The proposal is that solar fed back into the grid in Victoria will receive 29c per kilowatt hour during peak periods, defined as 3pm and 9pm each weekday. Lower rates would apply for off peak and shoulder periods, thereby encouraging households with solar to change their electricity usage – ie to use more of their solar-generated power during the off-peak and shoulder periods and export as much as possible during the peak period.
According to the article from ‘One Step Off the Grid’, this may encourage households to “change the way [they] think about their solar assets, and encourage battery storage.”
Likely to come in effect 1st July 2018
The feedback we’ve received from industry experts is that this change is likely to come into effect from 1st July 2018. Electricity retailers would have the choice to offer one or both of the recommended feed-in-tariff (FiT) structures to their customers; either a standard FiT of 9.9c/kWh and/or the time of use FiT with the 29c/kWh rate for peak period. Of course, this change in the FiT is not yet implemented and we do not advise people to make purchase decisions regarding solar using these new tariff rates until they are confirmed.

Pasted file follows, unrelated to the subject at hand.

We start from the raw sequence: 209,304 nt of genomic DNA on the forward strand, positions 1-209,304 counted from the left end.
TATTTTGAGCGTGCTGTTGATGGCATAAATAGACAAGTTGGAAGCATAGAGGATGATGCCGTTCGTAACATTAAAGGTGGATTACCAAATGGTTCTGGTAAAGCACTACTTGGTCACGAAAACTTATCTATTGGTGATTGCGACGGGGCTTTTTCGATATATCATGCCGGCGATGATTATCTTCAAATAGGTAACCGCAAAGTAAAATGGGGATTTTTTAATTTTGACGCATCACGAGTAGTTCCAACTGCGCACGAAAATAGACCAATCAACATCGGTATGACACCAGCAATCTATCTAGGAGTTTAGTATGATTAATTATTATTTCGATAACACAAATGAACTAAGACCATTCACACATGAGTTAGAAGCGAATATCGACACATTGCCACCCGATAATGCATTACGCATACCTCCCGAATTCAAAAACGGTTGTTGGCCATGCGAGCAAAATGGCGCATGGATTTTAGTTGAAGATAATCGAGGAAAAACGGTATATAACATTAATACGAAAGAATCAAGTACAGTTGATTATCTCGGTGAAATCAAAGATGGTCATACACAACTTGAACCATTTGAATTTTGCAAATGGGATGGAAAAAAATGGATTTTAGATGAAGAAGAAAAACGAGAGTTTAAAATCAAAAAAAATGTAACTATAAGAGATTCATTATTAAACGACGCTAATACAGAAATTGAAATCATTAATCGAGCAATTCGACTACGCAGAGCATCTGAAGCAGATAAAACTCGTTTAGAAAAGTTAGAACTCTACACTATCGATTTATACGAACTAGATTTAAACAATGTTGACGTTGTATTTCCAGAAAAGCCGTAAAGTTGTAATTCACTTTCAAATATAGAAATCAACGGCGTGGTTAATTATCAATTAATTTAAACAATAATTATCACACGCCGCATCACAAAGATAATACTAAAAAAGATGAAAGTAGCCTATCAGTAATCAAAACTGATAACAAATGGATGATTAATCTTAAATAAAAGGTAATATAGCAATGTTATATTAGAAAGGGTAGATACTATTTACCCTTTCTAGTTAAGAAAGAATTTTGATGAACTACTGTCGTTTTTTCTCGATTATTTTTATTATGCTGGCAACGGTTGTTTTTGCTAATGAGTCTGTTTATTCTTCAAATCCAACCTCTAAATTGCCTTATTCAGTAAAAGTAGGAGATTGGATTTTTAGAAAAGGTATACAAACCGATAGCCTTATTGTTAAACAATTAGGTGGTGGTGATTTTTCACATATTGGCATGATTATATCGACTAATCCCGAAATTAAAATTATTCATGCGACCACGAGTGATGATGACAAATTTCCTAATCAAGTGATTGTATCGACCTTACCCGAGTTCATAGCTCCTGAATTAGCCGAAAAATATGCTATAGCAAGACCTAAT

Despite the above caveat, we reckon that this news is positive for solar households as it has the potential to reward people more fairly for the energy that they export to the grid. It would apply to everyone with an existing solar system who is currently on the minimum feed-in-tariff of 11.3c per kilowatt hour (assuming that the electricity retailer they are with offers the time of use tariff).
From a big picture perspective, this proposed change in the tariff structure would encourage people to feed in solar power to the grid at times when the grid is under the most stress, thereby increasing the resilience of the nation’s electricity network. Yet more proof that rooftop solar has a vital role to play in our nation’s energy mix!
“We would welcome this change in the structure of pricing for the feed-in-tariff as it rewards solar households more fairly for the energy that they export to the grid. Plus it also helps increase the resilience of the grid and demonstrates that solar has a serious role to play in our nation’s energy strategy,” said Jo Kaptein, Project Officer at The Hub Foundation
Proposed new Feed-in-Tariffs for Victorian households